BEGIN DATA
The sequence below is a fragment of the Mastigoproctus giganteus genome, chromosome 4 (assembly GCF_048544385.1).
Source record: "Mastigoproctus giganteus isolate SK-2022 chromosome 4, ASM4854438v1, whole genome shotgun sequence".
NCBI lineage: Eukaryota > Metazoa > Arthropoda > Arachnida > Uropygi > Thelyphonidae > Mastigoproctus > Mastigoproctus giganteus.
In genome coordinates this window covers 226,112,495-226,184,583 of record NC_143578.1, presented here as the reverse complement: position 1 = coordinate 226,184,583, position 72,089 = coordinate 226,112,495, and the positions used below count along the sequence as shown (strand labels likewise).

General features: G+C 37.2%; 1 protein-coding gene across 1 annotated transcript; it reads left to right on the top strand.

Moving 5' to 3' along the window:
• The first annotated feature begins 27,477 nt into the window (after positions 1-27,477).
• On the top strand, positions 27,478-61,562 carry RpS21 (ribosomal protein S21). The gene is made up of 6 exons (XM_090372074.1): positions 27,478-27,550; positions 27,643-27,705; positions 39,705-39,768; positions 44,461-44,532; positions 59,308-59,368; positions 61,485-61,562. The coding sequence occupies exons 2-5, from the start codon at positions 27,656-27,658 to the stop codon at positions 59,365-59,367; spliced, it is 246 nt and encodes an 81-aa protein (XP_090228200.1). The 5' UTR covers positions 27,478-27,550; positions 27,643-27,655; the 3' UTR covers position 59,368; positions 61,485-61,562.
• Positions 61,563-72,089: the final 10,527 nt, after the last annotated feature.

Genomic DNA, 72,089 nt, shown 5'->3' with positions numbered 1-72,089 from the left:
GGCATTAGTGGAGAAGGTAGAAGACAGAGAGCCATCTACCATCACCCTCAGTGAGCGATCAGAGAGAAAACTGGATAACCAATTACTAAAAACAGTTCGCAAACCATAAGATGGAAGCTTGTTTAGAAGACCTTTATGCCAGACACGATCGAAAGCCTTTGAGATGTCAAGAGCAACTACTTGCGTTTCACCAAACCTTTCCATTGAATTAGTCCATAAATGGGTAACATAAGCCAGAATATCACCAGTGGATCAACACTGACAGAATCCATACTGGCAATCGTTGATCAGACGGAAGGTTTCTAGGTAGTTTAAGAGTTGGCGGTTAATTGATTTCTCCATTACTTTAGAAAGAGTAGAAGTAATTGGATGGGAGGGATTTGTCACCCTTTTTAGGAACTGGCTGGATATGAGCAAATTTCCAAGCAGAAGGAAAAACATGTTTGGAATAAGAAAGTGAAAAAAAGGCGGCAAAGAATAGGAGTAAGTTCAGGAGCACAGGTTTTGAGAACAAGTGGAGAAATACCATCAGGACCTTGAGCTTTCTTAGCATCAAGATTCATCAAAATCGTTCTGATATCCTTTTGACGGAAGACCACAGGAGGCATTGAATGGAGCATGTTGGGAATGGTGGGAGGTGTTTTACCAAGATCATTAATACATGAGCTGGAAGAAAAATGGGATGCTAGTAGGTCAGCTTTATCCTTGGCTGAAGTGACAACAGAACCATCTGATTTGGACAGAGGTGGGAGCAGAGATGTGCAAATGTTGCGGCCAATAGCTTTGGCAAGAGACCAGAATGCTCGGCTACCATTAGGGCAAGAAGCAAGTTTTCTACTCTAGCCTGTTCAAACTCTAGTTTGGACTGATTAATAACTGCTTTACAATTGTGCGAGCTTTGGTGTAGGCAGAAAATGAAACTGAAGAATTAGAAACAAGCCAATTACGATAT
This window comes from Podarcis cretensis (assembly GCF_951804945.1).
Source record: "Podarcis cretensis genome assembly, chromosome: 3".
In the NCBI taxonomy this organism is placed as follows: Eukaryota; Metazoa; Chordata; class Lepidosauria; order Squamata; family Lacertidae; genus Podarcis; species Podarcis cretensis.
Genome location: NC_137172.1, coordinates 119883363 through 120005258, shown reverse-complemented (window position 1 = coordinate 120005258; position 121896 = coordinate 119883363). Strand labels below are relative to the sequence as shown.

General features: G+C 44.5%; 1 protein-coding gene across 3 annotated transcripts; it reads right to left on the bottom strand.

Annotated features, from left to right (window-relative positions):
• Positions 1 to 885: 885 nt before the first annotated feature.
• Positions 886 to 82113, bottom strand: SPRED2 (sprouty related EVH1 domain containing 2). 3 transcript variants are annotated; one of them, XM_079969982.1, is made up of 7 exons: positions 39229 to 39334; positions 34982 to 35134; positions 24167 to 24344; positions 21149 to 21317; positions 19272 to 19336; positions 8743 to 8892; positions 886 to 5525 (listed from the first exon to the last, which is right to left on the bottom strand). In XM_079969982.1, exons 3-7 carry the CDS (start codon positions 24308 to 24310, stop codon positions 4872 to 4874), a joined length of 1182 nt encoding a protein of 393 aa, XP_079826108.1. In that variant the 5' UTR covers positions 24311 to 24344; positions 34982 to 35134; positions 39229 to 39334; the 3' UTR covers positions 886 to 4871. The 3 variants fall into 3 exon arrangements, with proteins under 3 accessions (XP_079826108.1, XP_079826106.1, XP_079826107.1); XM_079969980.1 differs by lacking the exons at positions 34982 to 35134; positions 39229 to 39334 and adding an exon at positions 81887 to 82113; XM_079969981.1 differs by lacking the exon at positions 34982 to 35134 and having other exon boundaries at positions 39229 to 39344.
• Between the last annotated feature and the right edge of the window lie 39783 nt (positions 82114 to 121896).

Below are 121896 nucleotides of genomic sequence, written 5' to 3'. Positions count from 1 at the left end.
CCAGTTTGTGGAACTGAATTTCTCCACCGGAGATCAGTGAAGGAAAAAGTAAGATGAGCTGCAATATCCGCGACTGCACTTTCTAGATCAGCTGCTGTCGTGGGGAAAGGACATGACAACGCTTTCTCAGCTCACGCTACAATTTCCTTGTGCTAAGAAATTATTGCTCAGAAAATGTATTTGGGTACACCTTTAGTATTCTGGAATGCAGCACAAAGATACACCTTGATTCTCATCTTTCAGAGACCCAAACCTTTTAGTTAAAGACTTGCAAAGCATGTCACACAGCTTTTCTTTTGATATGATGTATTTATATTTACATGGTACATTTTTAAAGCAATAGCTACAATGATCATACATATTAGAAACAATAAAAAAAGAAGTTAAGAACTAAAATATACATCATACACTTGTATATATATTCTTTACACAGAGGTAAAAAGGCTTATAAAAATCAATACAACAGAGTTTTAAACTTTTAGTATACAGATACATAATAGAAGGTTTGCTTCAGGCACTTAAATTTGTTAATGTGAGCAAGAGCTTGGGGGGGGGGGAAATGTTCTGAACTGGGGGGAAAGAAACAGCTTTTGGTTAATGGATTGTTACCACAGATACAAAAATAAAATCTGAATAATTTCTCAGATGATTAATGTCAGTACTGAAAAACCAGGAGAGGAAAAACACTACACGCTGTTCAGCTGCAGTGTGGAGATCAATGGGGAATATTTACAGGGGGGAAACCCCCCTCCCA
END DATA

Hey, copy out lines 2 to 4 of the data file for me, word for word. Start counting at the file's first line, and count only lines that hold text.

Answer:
Source record: "Mastigoproctus giganteus isolate SK-2022 chromosome 4, ASM4854438v1, whole genome shotgun sequence".
NCBI lineage: Eukaryota > Metazoa > Arthropoda > Arachnida > Uropygi > Thelyphonidae > Mastigoproctus > Mastigoproctus giganteus.
In genome coordinates this window covers 226,112,495-226,184,583 of record NC_143578.1, presented here as the reverse complement: position 1 = coordinate 226,184,583, position 72,089 = coordinate 226,112,495, and the positions used below count along the sequence as shown (strand labels likewise).